The New Jersey Devils had a flurry of activity yesterday that involved two signings and a player filing for salary arbitration. General manager Ray Shero signed forward Luke Gazdic to a one-year two-way contract, while restricted free agent Kyle Palmieri opted to file for arbitration, which ultimately keeps him from interacting with other teams, and gives both sides an uninterrupted timeframe to continue talks. Last we heard, the two sides agreed on salary, but hit a snag on the new deal’s length. I wouldn’t start stressing on Palmieri’s contract status just yet, and I’m confident a deal will get done before hearings begin on July 20th.
The most noteworthy of New Jersey’s transactions yesterday was the re-signing of center Jacob Josefson to a one-year $1.1 million contract. He was used without prejudice by the coaching staff for the first time in his six-year NHL career last season, mostly as the team’s No. 3 center, plus a regular spot on the top power play unit. Josefson didn’t have the breakout season that everyone hoped for, but made considerable progress, despite taking 25 games to score his first goal of the season. In 58 contests, Josefson tallied four goals and 14 points. He went minus 21 for the year, and had a 48.43% face-off win percentage. Josefson averaged 15:31 of ice time per game, which was third among Devils centers. He was used occasionally on both the penalty kill, and played a very effective half-wall on the power play.
Josefson’s numbers don’t seem like much at first glance. The upside his game contains becomes very apparent upon taking a closer look at how Josefson’s numbers break down. He had a profound role in the success of New Jersey’s power play, whose fragility was exploited in the 28 games Josefson wasn’t in the lineup. The Devils went 22.5% on the power play in games Josefson played, and 11.2% in games without him. Although Josefson only tallied 14 points last year, three out of his four goals and 11 out of those 14 points came on the power play, which isn’t a coincidence.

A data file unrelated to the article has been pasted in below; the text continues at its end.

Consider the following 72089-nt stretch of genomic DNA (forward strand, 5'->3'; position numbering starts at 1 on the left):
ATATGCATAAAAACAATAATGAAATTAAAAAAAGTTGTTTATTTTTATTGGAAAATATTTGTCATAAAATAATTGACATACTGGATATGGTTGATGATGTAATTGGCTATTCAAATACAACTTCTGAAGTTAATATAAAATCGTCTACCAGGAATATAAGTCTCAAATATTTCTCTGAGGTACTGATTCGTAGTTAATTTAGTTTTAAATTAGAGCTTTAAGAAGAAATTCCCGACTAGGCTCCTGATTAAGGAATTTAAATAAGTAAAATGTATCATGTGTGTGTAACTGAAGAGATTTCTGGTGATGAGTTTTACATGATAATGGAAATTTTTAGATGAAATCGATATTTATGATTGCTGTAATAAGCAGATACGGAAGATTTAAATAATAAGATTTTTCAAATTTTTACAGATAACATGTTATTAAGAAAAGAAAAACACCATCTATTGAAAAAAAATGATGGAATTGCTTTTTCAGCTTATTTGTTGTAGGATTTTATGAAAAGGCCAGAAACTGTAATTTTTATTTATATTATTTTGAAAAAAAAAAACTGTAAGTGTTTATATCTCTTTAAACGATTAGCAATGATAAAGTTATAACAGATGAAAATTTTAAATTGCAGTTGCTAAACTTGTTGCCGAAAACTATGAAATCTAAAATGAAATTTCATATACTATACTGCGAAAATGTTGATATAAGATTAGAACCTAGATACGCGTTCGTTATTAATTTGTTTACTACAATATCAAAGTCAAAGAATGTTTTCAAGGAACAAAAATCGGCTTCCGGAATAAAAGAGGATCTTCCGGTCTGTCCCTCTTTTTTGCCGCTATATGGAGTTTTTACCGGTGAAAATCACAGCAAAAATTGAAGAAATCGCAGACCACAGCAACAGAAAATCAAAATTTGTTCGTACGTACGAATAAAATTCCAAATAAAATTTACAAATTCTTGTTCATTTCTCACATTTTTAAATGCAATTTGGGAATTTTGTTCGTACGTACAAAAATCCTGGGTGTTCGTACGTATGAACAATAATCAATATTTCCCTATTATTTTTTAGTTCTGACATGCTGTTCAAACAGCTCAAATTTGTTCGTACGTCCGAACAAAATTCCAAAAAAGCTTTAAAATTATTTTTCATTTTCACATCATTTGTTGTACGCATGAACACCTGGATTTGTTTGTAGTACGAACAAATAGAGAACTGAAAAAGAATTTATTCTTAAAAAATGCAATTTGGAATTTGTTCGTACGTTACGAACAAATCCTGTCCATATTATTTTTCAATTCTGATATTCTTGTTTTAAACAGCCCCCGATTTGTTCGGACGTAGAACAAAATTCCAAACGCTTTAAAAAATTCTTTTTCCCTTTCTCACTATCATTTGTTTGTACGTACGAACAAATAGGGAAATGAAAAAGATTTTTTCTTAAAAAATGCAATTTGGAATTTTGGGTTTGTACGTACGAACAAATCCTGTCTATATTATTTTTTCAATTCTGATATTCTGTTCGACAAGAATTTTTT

The re-signing of Josefson gives the Devils four centers under one-way contracts on their depth chart going into training camp. Bearing any unforeseen transactions that add or negate from that part of the roster, Adam Henrique and Travis Zajac will likely be center New Jersey’s first and second lines, while Josefson and Fiddler are poised to center the third and fourth units. Josefson will certainly get ample power play time back on the half-wall, where he will have a new passing outlet in Taylor Hall, along with last season’s power play finishers like Palmieri, Henrique, and (when healthy) Cammalleri. Regardless of who Josefson’s line mates wind up being, they’re primed to be considerable improvements over the wingers he played with throughout last season.
This isn’t to say that Josefson isn’t subject to making his own improvements on his own game. Josefson is a speedy forward, but his finishing abilities leave a lot to be desires. Josefson’s 4.7% shot percentage was one of the lowest among Devils forwards with at least 30 games played, and his 86 shots (1.5 shots per game) were 7th-most. Granted Josefson is largely more of a playmaker, his shot numbers (namely in five-on-five situations) is one part of his game where he needs the most improvement. Although his 48.4% performance in the face-off dot was second-best on the team, it testifies to how gravely the Devils struggled in that category last season. Josefson took the fourth-most face-offs (667) out of New Jersey’s centers, only trailing Stephen Gionta by 24. Josefson won the third-most face-offs on the team and only lost 21 more out of his seasonal totals. He’s gone 49% in face-offs his entire career, and could help the Devils immensely in that category if he improves, along with Travis Zajac’s face-off prowess and the skill Vernon Fiddler will add there.